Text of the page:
Hepatitis A is an RNA virus which causes inflammation of the liver. According to national estimates, over 44,000 cases of Hepatitis A infection were detected in India between 2011-2013. This burden is the highest compared to all other vaccine-preventable diseases in the country, excluding Pertussis (whooping cough). In fact, the worldwide mortality of Hepatitis A is more than chicken pox, Tetanus, Diphtheria and Pertussis put together. Fortunately, it is also one of the very few vaccine-preventable causes of liver failure.
Hepatitis A infection can manifest itself as acute hepatitis, especially during the monsoon months (July-October). The illness begins 2 to 7 weeks after the virus has entered the body. Though the infection does not result in chronic liver disease, it can cause acute liver failure in about 1% of the cases with a fatality rate of 44-52%. “Around 40% of children over 10 years of age are susceptible to Hepatitis A in India, but their risk of associated acute liver failure can be completely prevented by vaccination. It is therefore unfortunate that Hepatitis A infection continues to remain the commonest cause of acute liver failure in Indian children,” says Dr. Arti Pawaria, Senior Consultant & Clinical Lead, Dept. of Paediatric Hepatology, Gastroenterology & Liver Transplantation, Amrita Hospital, Faridabad.
Causes of Hepatitis A
Hepatitis A outbreaks have been reported from Kerala, Tamil Nadu, Himachal Pradesh, and Maharashtra, affecting children. The infection mostly spreads through contaminated food or water and inadequate sanitation.
Poor personal hygiene is a major factor, such as when an uninfected person consumes food or water contaminated with the faeces of an infected person.
In families, this might happen through dirty hands when an infected person prepares food for family members. Waterborne outbreaks of Hepatitis A, though infrequent, are usually related to sewage-contaminated or inadequately treated water.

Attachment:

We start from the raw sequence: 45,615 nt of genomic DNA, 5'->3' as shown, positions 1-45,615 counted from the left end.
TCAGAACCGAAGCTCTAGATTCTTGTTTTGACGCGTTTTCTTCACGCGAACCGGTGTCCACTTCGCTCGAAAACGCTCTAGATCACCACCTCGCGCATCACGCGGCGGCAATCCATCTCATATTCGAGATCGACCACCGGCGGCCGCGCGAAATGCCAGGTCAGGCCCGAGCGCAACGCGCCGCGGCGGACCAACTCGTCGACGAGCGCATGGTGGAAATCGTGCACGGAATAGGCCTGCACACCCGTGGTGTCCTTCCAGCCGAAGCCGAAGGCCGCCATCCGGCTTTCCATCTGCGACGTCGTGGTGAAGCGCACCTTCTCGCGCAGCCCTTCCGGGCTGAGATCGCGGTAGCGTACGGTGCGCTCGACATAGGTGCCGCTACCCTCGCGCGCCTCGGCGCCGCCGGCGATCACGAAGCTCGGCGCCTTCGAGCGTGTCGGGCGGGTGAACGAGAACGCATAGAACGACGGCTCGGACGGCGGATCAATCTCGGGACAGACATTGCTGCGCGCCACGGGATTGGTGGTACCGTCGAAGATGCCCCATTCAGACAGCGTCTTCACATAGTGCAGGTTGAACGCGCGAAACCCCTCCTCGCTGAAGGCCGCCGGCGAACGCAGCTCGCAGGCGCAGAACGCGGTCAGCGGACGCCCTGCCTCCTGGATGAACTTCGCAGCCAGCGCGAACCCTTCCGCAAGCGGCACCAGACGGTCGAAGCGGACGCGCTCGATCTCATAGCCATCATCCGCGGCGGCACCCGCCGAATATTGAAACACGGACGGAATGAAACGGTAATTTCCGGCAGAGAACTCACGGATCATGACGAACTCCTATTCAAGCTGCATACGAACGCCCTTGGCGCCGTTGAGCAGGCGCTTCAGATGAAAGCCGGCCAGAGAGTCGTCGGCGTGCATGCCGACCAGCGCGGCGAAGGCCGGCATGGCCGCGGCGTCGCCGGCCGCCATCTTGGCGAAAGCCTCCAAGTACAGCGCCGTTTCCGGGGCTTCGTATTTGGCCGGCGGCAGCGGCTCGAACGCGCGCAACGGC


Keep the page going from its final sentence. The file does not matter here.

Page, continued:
“Hospitalization of the patient is required in case of rapidly declining liver function tests, altered sensorium (drowsiness, coma), symptoms of acute liver failure or excessive vomiting that makes eating or drinking difficult,” adds Dr Pawaria.
Treatment of Hepatitis A infection is only supportive. If irreversible liver failure occurs, liver transplantation is the only option to save the patient’s life.
Ways to prevent
“To protect oneself from Hepatitis A infection, avoid consuming uncooked food such as salads, cut fruits, or fresh juices prepared outside. Do not eat unhygienically prepared food items, especially in the rainy season,” opines Dr Pawaria.
Drink clean, uncontaminated water, and wash your hands regularly before meals and after using the toilet
“The most effective preventive measure against Hepatitis A is to get vaccinated. It is highly recommended that all children receive the Hepatitis A vaccine at 1 year of age for excellent protection against the disease. Unvaccinated older children under the age of 18 years should also receive the vaccine,” believes Dr Pawaria.
Vaccination doses in India
Two types of Hepatitis A vaccines are currently available in India. Vaccination with the inactivated virus vaccine (Havrix) involves two doses of vaccine shots taken 6 months apart. Protection starts 1-2 weeks after the primary dose of vaccine and lasts for 20 years to life after 2 doses. The liver-attenuated vaccine (Biovac A), on the other hand, needs to be taken only once.
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The effectiveness of single dose of Hepatitis A vaccine program to save numerous young lives has already been shown by Argentina in 2006. The Indian government should seriously consider introduction of large-scale Hepatitis A vaccination, as per recommendations of the World Health Organization (WHO). This is especially important considering the epidemiological transition of the country from high to intermediate endemicity due to rapid (but unequal) development and improving standards of hygiene.
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